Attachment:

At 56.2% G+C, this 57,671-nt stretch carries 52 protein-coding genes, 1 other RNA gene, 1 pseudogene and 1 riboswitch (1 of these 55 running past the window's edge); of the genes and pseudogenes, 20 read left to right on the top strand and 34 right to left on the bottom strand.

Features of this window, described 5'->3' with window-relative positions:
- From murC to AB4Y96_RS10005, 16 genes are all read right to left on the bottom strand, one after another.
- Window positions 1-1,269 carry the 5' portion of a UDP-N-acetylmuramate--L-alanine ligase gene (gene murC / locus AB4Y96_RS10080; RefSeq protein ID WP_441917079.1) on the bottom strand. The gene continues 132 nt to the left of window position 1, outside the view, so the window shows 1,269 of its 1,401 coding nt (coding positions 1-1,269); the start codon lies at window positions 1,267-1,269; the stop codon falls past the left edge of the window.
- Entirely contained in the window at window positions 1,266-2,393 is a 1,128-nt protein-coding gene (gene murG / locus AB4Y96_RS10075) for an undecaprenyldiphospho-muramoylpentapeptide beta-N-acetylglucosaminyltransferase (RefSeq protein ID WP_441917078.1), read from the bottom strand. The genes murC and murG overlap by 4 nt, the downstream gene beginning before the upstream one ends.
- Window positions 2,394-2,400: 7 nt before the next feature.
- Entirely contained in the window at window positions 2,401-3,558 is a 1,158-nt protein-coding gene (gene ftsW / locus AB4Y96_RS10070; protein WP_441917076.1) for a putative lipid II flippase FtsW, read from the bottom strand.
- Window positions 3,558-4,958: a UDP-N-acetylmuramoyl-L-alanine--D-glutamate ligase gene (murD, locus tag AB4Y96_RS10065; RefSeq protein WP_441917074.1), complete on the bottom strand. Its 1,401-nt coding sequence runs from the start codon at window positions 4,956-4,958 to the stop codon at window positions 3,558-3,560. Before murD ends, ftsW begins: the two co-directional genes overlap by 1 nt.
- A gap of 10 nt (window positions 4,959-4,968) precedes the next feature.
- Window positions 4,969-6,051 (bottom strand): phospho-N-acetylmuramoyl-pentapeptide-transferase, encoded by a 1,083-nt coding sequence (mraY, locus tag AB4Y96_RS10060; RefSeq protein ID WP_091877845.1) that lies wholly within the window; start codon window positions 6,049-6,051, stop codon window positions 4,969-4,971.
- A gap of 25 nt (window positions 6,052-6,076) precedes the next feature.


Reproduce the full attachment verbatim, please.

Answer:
At 56.2% G+C, this 57,671-nt stretch carries 52 protein-coding genes, 1 other RNA gene, 1 pseudogene and 1 riboswitch (1 of these 55 running past the window's edge); of the genes and pseudogenes, 20 read left to right on the top strand and 34 right to left on the bottom strand.

Features of this window, described 5'->3' with window-relative positions:
- From murC to AB4Y96_RS10005, 16 genes are all read right to left on the bottom strand, one after another.
- Window positions 1-1,269 carry the 5' portion of a UDP-N-acetylmuramate--L-alanine ligase gene (gene murC / locus AB4Y96_RS10080; RefSeq protein ID WP_441917079.1) on the bottom strand. The gene continues 132 nt to the left of window position 1, outside the view, so the window shows 1,269 of its 1,401 coding nt (coding positions 1-1,269); the start codon lies at window positions 1,267-1,269; the stop codon falls past the left edge of the window.
- Entirely contained in the window at window positions 1,266-2,393 is a 1,128-nt protein-coding gene (gene murG / locus AB4Y96_RS10075) for an undecaprenyldiphospho-muramoylpentapeptide beta-N-acetylglucosaminyltransferase (RefSeq protein ID WP_441917078.1), read from the bottom strand. The genes murC and murG overlap by 4 nt, the downstream gene beginning before the upstream one ends.
- Window positions 2,394-2,400: 7 nt before the next feature.
- Entirely contained in the window at window positions 2,401-3,558 is a 1,158-nt protein-coding gene (gene ftsW / locus AB4Y96_RS10070; protein WP_441917076.1) for a putative lipid II flippase FtsW, read from the bottom strand.
- Window positions 3,558-4,958: a UDP-N-acetylmuramoyl-L-alanine--D-glutamate ligase gene (murD, locus tag AB4Y96_RS10065; RefSeq protein WP_441917074.1), complete on the bottom strand. Its 1,401-nt coding sequence runs from the start codon at window positions 4,956-4,958 to the stop codon at window positions 3,558-3,560. Before murD ends, ftsW begins: the two co-directional genes overlap by 1 nt.
- A gap of 10 nt (window positions 4,959-4,968) precedes the next feature.
- Window positions 4,969-6,051 (bottom strand): phospho-N-acetylmuramoyl-pentapeptide-transferase, encoded by a 1,083-nt coding sequence (mraY, locus tag AB4Y96_RS10060; RefSeq protein ID WP_091877845.1) that lies wholly within the window; start codon window positions 6,049-6,051, stop codon window positions 4,969-4,971.
- A gap of 25 nt (window positions 6,052-6,076) precedes the next feature.